Bhutan echoed: Mountain Echoes Literary Festival ends

The Mountain Echoes Literary Festival is an initiative of the India-Bhutan Foundation, in association with India’s leading literary consultancy, Siyahi.
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By Saket Suman

Thimphu–The eighth edition of the Mountain Echoes Literary Festival reached its culmination on Sunday evening here. The three-day literary extravaganza in Bhutan’s picturesque capital city saw literary stalwarts from several countries participate in debates, discussions and topics of literary interest.

On Sunday, the last day of the festival, the Royal University of Bhutan and Taj Tashi played perfect hosts to the day-long sessions and workshops around Business and Leadership, Buddhism, Natural History and Food.

The day commenced with a traditional performance of “Neyla Dangpa Micha”, by the students of the Royal Academy of Performing Arts, an initiative of Bhutan’s Department of Culture to preserve traditional Bhutanese culture.

The performance was followed by the first session of the day — ‘Speaking Volumes’, which saw acclaimed Indian author and Sahitya Akademi award winner Jerry Pinto in conversation with Tess Lewis, writer and translator from French and German. The duo spoke about Jerry Pinto’s diverse body of work, including translations, crime thrillers and his bestselling books, and the relevance of humorous characters and poignant prose in his works.

The Mountain Echoes Literary Festival is an initiative of the India-Bhutan Foundation, in association with India’s leading literary consultancy, Siyahi.

The following session “Virtual Memory: Digitising the Past” saw writer and editor Ashi Kesang Choden talk to Pema Abrahams, founder of Project Denjong. The intriguing session discussed digitisation and virtual archives as the means to reach a larger audience in today’s day and age.

In “Fantasy No More: Living in Dystopia”, the audience heard eminent author Prayaag Akbar in conversation with Australian author Markus Zusak, with the former discussing the darker sides to our homes and relationships as it veers between fantasy and prophesy in his highly acclaimed novel “Leila”.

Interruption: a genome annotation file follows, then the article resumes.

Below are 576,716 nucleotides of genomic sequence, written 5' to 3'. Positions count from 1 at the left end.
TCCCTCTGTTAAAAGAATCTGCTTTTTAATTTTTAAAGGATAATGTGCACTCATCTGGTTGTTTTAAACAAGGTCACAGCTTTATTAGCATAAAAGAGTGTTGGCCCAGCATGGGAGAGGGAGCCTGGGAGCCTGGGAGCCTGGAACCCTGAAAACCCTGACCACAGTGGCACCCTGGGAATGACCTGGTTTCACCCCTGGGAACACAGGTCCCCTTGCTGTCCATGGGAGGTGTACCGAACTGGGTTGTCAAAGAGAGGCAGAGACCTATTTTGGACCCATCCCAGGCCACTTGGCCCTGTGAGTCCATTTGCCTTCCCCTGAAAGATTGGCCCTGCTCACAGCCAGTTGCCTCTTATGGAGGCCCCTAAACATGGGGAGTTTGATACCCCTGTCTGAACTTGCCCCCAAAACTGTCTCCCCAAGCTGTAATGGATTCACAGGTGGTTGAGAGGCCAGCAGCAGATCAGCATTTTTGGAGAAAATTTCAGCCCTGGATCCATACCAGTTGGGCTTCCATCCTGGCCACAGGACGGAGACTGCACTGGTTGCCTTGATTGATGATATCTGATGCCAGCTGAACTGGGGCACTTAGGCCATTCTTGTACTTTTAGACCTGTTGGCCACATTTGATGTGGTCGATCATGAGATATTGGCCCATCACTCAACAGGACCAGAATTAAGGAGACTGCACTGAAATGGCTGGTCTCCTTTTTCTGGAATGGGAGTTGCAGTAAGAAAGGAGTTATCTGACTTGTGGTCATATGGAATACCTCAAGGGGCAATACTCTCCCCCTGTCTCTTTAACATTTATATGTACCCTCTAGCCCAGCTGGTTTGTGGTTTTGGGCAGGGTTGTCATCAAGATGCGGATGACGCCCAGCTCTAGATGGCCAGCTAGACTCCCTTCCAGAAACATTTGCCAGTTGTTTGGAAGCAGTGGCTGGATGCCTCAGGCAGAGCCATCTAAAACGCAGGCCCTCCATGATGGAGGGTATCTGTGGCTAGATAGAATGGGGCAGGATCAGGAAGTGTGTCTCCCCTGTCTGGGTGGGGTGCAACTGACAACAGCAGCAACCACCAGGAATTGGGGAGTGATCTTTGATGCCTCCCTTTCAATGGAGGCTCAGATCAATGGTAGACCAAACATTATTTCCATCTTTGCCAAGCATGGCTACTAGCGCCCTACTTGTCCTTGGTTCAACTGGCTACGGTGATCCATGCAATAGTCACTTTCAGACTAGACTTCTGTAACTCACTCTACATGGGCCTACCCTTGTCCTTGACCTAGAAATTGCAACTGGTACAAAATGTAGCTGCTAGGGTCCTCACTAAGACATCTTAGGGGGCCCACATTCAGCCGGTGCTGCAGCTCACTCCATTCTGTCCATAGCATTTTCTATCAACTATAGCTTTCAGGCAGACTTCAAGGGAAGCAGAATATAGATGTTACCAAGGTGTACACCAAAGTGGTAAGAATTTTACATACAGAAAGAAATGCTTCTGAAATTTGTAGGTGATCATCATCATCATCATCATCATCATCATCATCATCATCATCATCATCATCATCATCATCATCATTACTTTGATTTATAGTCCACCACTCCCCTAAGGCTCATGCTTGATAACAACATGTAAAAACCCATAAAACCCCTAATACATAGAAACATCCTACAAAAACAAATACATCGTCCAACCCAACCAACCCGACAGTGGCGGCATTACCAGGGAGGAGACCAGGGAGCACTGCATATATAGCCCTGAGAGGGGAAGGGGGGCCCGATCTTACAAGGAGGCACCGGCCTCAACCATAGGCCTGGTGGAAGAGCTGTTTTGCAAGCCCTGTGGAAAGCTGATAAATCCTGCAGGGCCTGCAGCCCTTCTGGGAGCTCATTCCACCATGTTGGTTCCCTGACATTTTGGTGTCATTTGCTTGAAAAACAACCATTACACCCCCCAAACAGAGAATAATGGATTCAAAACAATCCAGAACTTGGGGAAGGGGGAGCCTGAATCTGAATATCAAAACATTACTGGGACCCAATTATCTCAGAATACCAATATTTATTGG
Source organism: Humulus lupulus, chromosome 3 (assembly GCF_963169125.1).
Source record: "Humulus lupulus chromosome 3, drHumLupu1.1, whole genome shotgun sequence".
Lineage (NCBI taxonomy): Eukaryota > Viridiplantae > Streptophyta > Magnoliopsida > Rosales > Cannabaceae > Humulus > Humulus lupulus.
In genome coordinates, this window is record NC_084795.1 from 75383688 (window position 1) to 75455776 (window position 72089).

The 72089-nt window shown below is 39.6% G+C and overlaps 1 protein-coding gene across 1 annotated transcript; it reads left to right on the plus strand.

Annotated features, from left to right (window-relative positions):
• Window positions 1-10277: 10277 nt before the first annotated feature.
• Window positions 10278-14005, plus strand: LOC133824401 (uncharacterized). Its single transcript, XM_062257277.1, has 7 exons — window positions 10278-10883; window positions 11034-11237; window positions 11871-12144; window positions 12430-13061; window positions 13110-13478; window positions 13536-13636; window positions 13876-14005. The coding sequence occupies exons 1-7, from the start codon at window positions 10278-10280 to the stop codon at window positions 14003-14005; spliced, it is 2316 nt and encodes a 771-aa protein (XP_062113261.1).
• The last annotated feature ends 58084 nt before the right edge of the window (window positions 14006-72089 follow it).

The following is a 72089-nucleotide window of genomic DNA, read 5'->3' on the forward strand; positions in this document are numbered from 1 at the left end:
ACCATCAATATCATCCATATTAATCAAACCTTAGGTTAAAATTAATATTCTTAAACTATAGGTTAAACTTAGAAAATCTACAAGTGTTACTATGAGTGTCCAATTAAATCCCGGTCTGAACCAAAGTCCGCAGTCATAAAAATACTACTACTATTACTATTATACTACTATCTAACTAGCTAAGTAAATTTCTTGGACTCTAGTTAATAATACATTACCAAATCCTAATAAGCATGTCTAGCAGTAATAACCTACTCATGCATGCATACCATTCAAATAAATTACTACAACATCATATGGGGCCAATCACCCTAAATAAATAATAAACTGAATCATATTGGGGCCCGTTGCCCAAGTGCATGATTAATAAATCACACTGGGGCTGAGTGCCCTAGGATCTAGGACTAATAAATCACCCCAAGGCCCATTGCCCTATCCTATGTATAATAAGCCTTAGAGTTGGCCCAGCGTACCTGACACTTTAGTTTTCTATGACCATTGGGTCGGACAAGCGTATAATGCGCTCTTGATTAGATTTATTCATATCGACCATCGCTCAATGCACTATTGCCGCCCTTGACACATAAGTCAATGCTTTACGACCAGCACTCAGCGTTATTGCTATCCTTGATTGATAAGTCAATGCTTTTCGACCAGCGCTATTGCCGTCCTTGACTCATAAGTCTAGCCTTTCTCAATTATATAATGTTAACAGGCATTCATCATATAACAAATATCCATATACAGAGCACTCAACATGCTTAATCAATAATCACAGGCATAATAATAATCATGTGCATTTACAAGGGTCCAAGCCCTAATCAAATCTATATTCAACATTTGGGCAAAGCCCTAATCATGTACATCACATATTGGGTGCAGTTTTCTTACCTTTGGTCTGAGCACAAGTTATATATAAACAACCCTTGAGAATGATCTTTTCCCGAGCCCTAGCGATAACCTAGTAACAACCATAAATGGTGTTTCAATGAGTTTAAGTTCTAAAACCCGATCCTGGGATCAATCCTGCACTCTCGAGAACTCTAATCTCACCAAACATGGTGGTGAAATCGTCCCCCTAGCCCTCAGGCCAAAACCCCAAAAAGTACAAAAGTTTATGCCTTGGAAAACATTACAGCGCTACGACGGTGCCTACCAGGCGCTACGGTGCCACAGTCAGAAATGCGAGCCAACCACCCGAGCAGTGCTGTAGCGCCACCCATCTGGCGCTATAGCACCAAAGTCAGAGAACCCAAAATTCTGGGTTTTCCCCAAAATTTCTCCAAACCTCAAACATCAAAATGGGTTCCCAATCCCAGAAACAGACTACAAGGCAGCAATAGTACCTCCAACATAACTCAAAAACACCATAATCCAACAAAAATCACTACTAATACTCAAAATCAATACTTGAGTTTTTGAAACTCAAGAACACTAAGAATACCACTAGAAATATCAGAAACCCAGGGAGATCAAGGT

Taj Tashi, the iconic five-star property here, witnessed a series of simultaneous sessions on themes of Business and Leadership.

Starting with “Taking The Lead”, the first session of the business capsule, Chewang Rinzin, Director of the Royal Institute for Governance and Strategic Studies; Tshering Cigay Dorji, CEO of Thimphu Tech Park; and Justice Tashi Chhozom, who served as the chairperson of the Royal Judicial Service Council, were in conversation with Mohini Gupta to discuss the present and future of Bhutan’s culture, economy and business, and the key role the youth will play.

The panel discussed how festivals of this nature help in fostering friendship between nations, promote love for reading and knowledge, especially amongst the younger Bhutanese population.

The subsequent session,”Woman Up”, saw a panel of dynamic independent women — freelance journalist and novelist Amrita Tripathi; Bhutanese archeologist Kuenga Wangmo; Indian journalist and TV host Barkha Dutt; food expert, model and award-winning author Padma Lakshmi — discuss and deliberate the role women play in the workforce, with Tandin Wangmo, CEO and Executive Director of non-profit RENEW (Respect, Educate, Nurture and Empower Women).

Issues such as how women are still perceived differently than their male counterparts, how they have to work twice as hard to achieve half of what men have to, and fight even harder for their place and recognition, were raised.

The third day of the Festival also engaged audiences with two interesting workshops — “13 Steps to Luck, Wealth and Success” by Ashwin Sanghi, one of India’s most celebrated contemporary authors and “Business Sutra” by Devdutt Pattanaik, leading mythologist and author.

The highlight of the day was “Mistress of Spices”, where TV host and food writer Padma Lakshmi spoke to Barkha Dutt about growing up brown, the kitchen gods that inspire her and her go-to recipes. The self-confessed gastronome explained her philosophy of food and how she translates that into the written word as a food writer.

The day also saw three book launches. “Facts About Bhutan” written by Lily Wanggchuk, and “Echoes of Bhutan” by Barbara and Barry Shaffer were unveiled by the Royal Queen Mother Ashi Dorji Wangmo Wangchuck, followed by the launch of “Adolescence Spirit” by Deebash and Seeksha Bhattarai.

The audiences were delighted with “Romance Aaj Kal”, an entertaining session that saw acclaimed Bollywood director Imtiaz Ali at his candid best. He charmed the audience with his sense of humour, and discussed his growing up years, deep association with theatre, love for writing stories and travels and inspiration as a film maker, with actress and former Miss Bhutan Tshokye Tshomo. Confessing his love for Bhutan, he promised the audience that he will be back soon.

Formally closing the eighth edition of the Festival, Siok Sian Dorji, Festival Co-Director, thanked the Royal Queen Mother Ashi Dorji Wangmo Wangchuck for her personal and inspiring support, and said the festival celebrated the stories that each one of us carry within our hearts.

Set against the stunning backdrop of the Eastern Himalayas, Mountain Echoes Literary Festival is an initiative of the India-Bhutan Foundation, in association with India’s leading literary consultancy Siyahi. (IANS)



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